After the war, the resurgence of the American economy helped Copperweld thrive. The company's management offices relocated from Glassport to downtown Pittsburgh soon after the war. Although there was considerable investment in existing divisions, acquisition became another of the company's major growth paths. In 1951, the company acquired the Flexo Wire Co. of Oswego, New York. The next year, Copperweld entered into the steel tube manufacturing business with the acquisition of Ohio Seamless Tubing Company of Shelby, Ohio. In 1957, the company merged with stainless steel finisher Superior Steel Company, but sold off the division after five years of poor performance.
In conjunction with Battelle Memorial Institute, the company developed a second bimetallic product line, an aluminum-covered steel wire that it branded as Alumoweld® in 1959. The new product was successful, and the company engaged in its first international joint venture in 1966, with the creation of the Japan Alumoweld Company of Numazu, Japan. Copperweld's stake was 45%, with the remainder owned by Japanese wire and cable manufacturer Fujikura Ltd.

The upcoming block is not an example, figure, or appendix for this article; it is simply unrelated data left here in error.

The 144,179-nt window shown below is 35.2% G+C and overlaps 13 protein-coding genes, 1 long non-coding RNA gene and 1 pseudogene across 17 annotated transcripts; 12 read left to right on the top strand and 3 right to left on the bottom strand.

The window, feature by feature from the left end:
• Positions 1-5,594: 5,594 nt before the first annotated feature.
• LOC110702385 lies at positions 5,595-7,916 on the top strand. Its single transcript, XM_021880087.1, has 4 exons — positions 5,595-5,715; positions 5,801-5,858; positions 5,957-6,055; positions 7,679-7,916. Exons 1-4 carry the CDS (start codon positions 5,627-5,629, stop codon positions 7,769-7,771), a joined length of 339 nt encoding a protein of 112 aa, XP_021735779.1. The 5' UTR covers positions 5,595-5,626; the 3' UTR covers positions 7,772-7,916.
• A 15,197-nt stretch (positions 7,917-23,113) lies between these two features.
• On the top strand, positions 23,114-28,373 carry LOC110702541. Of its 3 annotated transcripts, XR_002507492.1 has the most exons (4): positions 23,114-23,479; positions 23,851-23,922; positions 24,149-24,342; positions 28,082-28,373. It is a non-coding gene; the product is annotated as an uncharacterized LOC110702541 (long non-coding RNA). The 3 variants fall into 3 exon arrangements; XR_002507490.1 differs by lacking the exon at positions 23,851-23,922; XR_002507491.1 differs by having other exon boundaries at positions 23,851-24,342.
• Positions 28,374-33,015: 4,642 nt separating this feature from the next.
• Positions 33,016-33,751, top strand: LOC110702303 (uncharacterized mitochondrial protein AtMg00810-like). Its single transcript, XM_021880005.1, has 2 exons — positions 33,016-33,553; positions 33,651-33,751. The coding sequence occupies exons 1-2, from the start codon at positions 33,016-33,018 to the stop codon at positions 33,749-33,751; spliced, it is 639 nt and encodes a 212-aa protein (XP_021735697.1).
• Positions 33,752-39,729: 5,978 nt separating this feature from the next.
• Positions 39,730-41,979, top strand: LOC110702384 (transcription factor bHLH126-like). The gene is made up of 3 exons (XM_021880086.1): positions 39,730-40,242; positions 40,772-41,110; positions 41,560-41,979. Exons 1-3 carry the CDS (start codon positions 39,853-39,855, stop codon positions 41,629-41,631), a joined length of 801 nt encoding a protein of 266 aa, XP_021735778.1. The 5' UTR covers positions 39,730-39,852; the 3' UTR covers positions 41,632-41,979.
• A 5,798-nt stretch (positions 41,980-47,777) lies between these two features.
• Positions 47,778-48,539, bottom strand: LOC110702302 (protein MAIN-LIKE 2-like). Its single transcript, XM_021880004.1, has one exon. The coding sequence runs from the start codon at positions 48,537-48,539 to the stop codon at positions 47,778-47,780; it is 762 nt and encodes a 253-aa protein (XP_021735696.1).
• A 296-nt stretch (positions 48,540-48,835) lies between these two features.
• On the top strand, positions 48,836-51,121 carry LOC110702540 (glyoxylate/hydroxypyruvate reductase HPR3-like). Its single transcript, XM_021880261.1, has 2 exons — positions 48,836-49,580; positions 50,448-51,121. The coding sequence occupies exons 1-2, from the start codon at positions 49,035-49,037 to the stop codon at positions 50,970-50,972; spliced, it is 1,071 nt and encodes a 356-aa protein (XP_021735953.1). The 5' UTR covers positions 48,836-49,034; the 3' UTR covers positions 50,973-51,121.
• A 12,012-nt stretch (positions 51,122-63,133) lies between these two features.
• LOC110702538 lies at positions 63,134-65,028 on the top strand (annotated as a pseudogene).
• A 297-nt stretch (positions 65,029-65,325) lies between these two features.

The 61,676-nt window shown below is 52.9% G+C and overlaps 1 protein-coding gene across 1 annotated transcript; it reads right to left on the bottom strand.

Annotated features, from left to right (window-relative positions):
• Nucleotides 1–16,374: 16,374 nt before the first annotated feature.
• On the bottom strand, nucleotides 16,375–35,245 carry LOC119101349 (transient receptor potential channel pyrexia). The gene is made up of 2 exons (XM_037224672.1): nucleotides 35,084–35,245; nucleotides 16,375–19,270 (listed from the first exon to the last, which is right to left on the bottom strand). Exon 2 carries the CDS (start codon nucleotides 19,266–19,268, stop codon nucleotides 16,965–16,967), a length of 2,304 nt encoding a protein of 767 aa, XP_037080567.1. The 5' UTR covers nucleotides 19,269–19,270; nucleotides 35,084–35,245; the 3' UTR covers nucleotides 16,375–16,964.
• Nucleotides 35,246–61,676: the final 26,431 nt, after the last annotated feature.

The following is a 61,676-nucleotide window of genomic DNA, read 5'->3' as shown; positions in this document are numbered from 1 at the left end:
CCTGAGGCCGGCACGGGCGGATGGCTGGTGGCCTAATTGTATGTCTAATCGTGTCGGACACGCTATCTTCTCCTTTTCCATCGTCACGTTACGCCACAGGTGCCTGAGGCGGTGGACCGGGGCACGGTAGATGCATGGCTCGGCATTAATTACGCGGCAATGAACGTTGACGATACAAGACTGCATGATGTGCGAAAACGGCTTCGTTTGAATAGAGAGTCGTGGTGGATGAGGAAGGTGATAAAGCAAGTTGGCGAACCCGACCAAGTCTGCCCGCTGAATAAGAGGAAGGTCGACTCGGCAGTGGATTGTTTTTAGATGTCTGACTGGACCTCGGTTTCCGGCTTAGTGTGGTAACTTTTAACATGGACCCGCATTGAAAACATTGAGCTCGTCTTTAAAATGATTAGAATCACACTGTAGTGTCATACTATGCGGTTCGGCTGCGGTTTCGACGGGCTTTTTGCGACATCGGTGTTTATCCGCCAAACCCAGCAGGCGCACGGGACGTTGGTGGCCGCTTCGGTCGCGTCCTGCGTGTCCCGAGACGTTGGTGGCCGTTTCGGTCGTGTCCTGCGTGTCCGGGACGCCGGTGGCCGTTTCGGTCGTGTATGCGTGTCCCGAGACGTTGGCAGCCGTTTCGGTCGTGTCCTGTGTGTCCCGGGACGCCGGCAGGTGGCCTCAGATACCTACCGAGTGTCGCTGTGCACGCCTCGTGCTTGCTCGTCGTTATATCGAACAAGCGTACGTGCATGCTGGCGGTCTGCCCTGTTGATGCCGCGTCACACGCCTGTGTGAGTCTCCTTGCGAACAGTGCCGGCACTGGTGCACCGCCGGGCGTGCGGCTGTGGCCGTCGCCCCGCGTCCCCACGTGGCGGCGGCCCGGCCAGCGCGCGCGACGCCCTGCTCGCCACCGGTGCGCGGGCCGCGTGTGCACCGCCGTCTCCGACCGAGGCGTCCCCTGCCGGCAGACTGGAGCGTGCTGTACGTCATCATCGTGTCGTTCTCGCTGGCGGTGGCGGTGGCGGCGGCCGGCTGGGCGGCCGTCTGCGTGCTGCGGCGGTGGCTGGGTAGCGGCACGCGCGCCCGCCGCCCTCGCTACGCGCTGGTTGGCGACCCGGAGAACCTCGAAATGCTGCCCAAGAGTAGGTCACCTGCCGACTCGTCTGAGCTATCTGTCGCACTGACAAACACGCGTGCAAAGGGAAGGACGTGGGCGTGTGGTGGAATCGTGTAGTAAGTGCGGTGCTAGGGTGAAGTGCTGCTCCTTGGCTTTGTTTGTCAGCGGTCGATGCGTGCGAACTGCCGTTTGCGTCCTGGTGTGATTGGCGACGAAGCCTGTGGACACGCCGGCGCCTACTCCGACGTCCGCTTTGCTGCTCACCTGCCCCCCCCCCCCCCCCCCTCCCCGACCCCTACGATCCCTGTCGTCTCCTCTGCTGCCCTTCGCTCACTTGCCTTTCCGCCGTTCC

A new name
Now truly diversified, the company changed its name in 1973 to Copperweld Corporation. The company expanded into the primary and secondary metallurgical products market, offering a diversified product range that included steel pipe and tube; bimetallic wire, strand and strip; steel bars and plates; solder and skiving, and employed thousands at multiple facilities in the USA, Canada, Japan and Britain. The bimetallic process moved beyond simple copper and steel, and eventually also combined metals and alloys such as aluminum, tin, brass, gold, nickel and silver.